When you look around the dining area, superficially all you see are old bodies in wheelchairs, some with oxygen cannulas in their noses, others with drains coming from their kidneys, or those with broken limbs in splints. It’s so easy to discount these wounded folks. But that would be  a big mistake. Many of them had led adventurous lives and had had marvelous careers.

Once I opened myself up to their stories, I was constantly stimulated and amazed. I learned the gory details about a husband who dumped his wife for a much younger woman he met on a Greek Island; Wynona entertained me with descriptions of being in Tehran just before the Shah left and the Iranian Revolution began. Nursing attendants told tales of being abused by ex-mates; or about the suspicions single dads encounter when they accompany their teenage daughters to buy underwear. And do you know the difference in the way male attendants give showers compared to female attendants? Mine washed me like he was washing his car, spraying first down one side of me. Then I turned and he washed down the other side. I took care of my own headlights.

One dinner hour I said to my tablemates, “Aren’t the nights long here?” To my  amazement, one ordinarily quiet woman began reciting lines from “Macbeth.” Then she told me about attending Yale and her life’s work as a Pediatric Nurse Practitioner and nursing instructor.

I met the son of a patient who’s a retired probation officer.  Guess what he does in his retirement? He collects and repairs fountain pens. He has written articles about his collection and even had an exhibit of them in nearby Alamogordo. This was a folklorist’s delight.

Sometimes snippets of conversation captured me:

I miss my dog more than my husband;

I married a Roman Catholic priest;

If you leave off your brassiere, your wrinkles disappear;

My dog knows how to spell D-O-G-P-A-R-K.

Food services were excellent and unique for such an institutional setting. For example, one time they served eggs benedict for breakfast; chicken Alfredo over fettuccini for lunch; stir-fry steak and veggies and rice for dinner. And there was an alternative menu available for all three meals.

I met Angelica Wagner, also a patient at the rehab center. She teaches cooking and does catering when not recovering from surgery. As a special occupational therapy exercise, she taught us how to make cherry-filled empanadas. The following week we made mini-cinnamon rolls. This was a very enlightened healing environment.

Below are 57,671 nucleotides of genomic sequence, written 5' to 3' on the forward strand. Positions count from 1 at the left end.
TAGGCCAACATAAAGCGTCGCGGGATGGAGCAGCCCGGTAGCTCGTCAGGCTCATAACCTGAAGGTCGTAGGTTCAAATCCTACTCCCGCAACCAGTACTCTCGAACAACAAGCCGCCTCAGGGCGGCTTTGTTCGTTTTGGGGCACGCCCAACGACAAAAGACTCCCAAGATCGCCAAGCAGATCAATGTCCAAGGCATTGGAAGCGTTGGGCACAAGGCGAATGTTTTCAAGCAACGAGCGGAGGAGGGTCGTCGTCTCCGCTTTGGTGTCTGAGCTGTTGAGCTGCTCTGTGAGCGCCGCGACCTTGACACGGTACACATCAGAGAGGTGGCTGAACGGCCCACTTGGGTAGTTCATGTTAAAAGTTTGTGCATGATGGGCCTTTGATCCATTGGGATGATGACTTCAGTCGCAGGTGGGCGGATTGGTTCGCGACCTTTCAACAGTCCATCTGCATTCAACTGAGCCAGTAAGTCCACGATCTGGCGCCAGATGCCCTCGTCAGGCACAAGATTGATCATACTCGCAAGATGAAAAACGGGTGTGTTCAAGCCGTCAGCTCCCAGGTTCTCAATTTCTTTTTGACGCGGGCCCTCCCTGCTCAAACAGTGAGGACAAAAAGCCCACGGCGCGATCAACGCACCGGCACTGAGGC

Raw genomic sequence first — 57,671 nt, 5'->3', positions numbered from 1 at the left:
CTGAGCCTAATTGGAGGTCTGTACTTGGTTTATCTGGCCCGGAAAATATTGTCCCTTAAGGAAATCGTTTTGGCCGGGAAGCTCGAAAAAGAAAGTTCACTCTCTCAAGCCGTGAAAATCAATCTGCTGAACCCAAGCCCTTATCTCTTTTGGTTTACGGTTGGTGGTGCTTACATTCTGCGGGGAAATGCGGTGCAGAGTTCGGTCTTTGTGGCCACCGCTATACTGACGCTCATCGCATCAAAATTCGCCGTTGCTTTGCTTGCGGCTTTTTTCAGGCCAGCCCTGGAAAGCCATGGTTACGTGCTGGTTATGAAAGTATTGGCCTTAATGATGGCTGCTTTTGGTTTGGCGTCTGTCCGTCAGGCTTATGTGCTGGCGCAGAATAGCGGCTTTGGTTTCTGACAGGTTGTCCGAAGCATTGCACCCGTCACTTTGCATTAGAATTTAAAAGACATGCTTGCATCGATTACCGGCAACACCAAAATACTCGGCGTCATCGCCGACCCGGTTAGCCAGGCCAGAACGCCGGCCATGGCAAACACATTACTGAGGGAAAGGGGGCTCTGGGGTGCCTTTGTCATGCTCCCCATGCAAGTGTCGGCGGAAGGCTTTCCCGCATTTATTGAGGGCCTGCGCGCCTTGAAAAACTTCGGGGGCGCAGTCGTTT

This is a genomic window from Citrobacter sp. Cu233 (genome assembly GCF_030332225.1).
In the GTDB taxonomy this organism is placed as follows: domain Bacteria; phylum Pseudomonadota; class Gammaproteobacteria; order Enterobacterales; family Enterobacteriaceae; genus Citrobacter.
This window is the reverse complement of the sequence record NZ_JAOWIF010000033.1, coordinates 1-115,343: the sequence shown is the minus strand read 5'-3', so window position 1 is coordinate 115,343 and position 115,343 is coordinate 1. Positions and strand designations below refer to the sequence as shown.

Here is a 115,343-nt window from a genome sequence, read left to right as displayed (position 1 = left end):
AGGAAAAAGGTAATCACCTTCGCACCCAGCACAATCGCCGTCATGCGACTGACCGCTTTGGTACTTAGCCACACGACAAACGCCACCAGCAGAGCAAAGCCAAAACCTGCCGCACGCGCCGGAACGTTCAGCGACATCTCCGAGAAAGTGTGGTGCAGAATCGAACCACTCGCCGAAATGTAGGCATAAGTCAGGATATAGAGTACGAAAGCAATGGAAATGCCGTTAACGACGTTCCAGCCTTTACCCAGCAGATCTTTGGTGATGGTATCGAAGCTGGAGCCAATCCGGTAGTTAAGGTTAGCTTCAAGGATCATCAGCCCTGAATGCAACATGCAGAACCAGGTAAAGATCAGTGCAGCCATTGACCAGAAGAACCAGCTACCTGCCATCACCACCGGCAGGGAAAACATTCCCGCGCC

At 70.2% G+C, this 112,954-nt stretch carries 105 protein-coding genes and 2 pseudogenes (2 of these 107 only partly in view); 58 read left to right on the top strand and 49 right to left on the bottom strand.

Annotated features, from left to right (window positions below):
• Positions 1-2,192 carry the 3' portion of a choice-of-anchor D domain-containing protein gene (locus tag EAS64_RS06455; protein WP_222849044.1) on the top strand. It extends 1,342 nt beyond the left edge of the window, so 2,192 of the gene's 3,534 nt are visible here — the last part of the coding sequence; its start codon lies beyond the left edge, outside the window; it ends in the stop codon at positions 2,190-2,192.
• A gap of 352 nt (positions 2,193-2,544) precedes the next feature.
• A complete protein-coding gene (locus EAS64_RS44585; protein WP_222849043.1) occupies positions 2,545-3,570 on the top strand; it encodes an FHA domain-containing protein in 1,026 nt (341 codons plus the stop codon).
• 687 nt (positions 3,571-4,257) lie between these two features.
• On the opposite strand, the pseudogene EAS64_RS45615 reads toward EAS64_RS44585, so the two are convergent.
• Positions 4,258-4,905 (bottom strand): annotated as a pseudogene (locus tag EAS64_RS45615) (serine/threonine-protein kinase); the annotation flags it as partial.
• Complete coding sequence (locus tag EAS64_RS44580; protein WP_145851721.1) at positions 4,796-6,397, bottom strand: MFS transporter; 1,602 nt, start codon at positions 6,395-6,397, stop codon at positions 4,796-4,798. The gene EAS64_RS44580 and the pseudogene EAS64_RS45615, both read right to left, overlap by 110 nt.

Angelica Wagner teaching Occupational Therapy patients how to make empanadas. Step one, cutting out the dough. © Norine Dresser photo collection, 2019.
Finished product. Notice fork for using tines to seal the empanada.© Norine Dresser Photo Collection, 2019.
Putting cherry filling inside dough circles. © Norine Dresser Photo Collection, 2019

 

 

 

 

Still patients complained:

“Can you believe they call this bean soup. The beans aren’t even white?” (I had a cynical hunch that her attitude applied to people, as well.)

“You know, I have to hit the TV remote button FIVE times before it will change channels.”

Overcoming pain and getting the digestive system back to normal after anesthesia and medications are the two most difficult post-op tasks.  It takes patience to be a good patient, something that I lack. Nonetheless, social interactions go a long way in helping rehabilitation. From the many colorful get-well cards to my many visitors, two laden with Stroopwaffel McFlurries, and to my almost-daily visits from Damien, a Papillion, and his driver Carol Witham, fellow patients and staff with their intriguing stories contributed toward my recovery. After almost a full month at the rehab center, I eagerly returned home and with thanks to all of you.

 

Damien, a frequent visitor who always brought me cheer. © Norine Dresser photo collection, 2019.

Oops! I forgot to mention something. While I was away I had Liza Chase take care of my cat’s meals in the morning and Roxana Gillette gave Sweetie Beattie the night feeding. Liza left the TV on for the cat 24/7 so she wouldn’t feel alone in the empty house. Often Liza turned on the History Channel. However, one day as she was leaving, the History Channel was airing a show about Hitler. Liza thought that was inappropriate for a Jewish household, so she changed the channel to one about Aliens.

 

 

Norine Dresser is a folklorist who is relieved that the surgery is now in the past, and she is home at last with Sweetie Beattie.

Visit the Gallery of Folklore and Popular Culture: flpcgallery.org